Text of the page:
REPUBLIC OF THE SOUTHERN CROSS (4)

By: Valery Bryusov
April 19, 2022


Valery Bryusov

HiLoBooks is pleased to serialize Valery Bryusov’s 1907 proto-sf story “The Republic of the Southern Cross” (“Respublika Iuzhnogo Kresta”) for HILOBROW’s readers.

ALL INSTALLMENTS: 1 | 2 | 3 | 4 | 5 | 6 | 7 | 8 | 9.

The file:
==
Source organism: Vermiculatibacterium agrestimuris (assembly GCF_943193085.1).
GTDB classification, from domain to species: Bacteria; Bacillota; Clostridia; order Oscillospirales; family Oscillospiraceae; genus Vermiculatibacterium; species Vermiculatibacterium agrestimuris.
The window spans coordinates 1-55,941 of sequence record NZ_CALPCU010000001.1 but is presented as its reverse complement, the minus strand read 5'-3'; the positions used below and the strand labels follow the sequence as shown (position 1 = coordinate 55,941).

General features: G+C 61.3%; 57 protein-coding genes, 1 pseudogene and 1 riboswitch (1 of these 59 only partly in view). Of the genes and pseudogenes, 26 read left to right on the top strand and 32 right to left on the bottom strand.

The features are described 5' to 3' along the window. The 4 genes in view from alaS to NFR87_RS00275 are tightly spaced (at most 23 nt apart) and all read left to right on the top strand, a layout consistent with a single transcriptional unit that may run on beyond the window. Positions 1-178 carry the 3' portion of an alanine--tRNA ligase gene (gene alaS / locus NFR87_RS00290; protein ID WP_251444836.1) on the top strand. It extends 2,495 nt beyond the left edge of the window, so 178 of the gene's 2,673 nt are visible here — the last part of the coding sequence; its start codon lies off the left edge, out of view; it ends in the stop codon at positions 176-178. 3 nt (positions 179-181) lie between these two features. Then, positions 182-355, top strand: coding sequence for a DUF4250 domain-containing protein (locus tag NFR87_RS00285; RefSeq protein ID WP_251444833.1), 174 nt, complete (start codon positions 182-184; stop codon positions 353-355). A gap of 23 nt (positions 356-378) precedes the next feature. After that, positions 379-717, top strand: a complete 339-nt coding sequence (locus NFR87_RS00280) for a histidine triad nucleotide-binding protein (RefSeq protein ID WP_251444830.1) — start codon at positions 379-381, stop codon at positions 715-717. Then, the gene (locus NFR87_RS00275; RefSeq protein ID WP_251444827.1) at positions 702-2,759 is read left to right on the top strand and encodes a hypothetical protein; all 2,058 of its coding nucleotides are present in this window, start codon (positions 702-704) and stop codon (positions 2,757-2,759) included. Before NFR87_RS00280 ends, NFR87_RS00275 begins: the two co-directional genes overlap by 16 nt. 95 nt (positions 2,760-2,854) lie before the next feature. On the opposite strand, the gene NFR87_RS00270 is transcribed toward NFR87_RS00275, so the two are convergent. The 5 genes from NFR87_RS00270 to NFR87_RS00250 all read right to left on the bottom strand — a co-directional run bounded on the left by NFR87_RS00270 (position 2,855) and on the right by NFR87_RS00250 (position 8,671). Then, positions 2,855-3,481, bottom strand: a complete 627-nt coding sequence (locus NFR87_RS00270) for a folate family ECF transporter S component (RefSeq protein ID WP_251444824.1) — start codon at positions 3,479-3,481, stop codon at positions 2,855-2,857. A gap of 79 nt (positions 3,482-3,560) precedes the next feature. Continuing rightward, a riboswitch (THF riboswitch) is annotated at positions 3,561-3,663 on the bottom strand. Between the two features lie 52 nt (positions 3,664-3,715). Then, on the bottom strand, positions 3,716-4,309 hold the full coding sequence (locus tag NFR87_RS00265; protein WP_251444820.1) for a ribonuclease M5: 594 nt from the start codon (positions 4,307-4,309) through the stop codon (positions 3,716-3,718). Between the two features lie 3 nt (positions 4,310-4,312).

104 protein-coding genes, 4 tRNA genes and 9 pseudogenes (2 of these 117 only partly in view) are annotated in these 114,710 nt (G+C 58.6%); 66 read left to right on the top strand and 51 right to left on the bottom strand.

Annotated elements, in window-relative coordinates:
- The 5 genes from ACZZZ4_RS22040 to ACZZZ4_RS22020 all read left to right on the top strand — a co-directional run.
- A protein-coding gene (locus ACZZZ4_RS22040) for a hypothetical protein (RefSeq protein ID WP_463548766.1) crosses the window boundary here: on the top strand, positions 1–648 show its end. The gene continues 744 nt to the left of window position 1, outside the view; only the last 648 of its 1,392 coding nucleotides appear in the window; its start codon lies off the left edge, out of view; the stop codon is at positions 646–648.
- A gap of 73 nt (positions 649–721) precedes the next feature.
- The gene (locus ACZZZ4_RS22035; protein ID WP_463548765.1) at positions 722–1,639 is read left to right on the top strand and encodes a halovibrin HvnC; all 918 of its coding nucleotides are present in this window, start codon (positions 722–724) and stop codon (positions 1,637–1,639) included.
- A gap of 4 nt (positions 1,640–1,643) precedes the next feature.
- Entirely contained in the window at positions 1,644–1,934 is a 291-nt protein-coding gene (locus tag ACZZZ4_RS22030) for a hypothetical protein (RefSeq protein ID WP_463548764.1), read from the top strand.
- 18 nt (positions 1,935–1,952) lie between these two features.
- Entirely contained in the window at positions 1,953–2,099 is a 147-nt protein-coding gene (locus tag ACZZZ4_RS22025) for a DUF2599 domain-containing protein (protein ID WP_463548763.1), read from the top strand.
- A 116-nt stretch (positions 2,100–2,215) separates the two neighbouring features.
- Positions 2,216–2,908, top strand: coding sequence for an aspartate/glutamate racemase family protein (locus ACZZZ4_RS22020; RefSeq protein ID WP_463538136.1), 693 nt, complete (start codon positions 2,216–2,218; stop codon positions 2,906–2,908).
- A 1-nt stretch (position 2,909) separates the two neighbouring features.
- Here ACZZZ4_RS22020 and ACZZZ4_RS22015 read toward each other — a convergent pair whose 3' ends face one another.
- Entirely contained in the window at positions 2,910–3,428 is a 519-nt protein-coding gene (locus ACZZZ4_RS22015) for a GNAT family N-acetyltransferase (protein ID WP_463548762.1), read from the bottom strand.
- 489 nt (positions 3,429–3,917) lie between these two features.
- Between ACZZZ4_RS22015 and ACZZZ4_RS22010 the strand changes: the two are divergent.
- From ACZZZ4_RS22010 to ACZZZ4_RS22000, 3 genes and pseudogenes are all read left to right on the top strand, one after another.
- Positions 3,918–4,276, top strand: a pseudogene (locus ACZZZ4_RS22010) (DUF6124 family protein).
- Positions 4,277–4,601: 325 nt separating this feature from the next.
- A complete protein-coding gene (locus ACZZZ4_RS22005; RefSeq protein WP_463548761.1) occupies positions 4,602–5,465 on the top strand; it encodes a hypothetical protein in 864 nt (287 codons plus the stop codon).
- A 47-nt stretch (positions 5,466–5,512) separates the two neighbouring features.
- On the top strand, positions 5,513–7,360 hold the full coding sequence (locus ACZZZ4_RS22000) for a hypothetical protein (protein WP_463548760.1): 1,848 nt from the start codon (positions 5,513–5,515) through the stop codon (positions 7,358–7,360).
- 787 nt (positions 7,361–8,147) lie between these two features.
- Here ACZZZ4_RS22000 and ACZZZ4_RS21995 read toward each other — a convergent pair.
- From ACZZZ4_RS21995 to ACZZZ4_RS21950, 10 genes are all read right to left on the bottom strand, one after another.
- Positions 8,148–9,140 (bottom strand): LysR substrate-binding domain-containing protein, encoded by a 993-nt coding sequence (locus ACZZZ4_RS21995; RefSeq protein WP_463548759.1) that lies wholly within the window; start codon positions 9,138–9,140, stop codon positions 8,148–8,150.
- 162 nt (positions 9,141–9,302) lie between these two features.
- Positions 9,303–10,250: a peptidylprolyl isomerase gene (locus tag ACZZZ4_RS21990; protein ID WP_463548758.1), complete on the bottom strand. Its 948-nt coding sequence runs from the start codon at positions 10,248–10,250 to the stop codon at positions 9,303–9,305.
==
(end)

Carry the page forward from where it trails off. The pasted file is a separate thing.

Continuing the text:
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The stations of the electric railway were crushed with immense crowds, tickets were bought for huge sums of money and only held by fighting. For a place in a dirigible, which took only ten passengers, one paid a whole fortune…. At the moment of the going out of trains new people would break into the compartments and take up places which they would not relinquish except by compulsion. Crowds stopped the trains which had been fitted up exclusively for patients, dragged the latter out of the carriages and compelled the engine-drivers to go on. From the end of May train service, except between the capital and the ports, ceased to work. From Zvezdny the trains went out overfull, passengers standing on the steps and in the corridors, even daring to cling on outside, despite the fact that with the speed of contemporary electric railways any person doing such a thing risks suffocation. The steamship companies of Australia, South America and South Africa grew inordinately rich, transporting the refugees of the Republic to other lands. The two Southern companies of dirigibles were not less prosperous, accomplishing, as they did, ten journeys a day and bringing away from Zvezdny the last belated millionaires…. On the other hand, trains arrived at Zvezdny almost empty; for no wages was it possible to persuade people to come to work at the Capital; only now and again eccentric tourists and seekers of new sensations arrived at the towns. It is reckoned that from the beginning of the exodus to the twenty-second of June, when the regular service of trains ceased, there passed out of Zvezdny by the six railroads some million and a half people, that is, almost two-thirds of the whole population.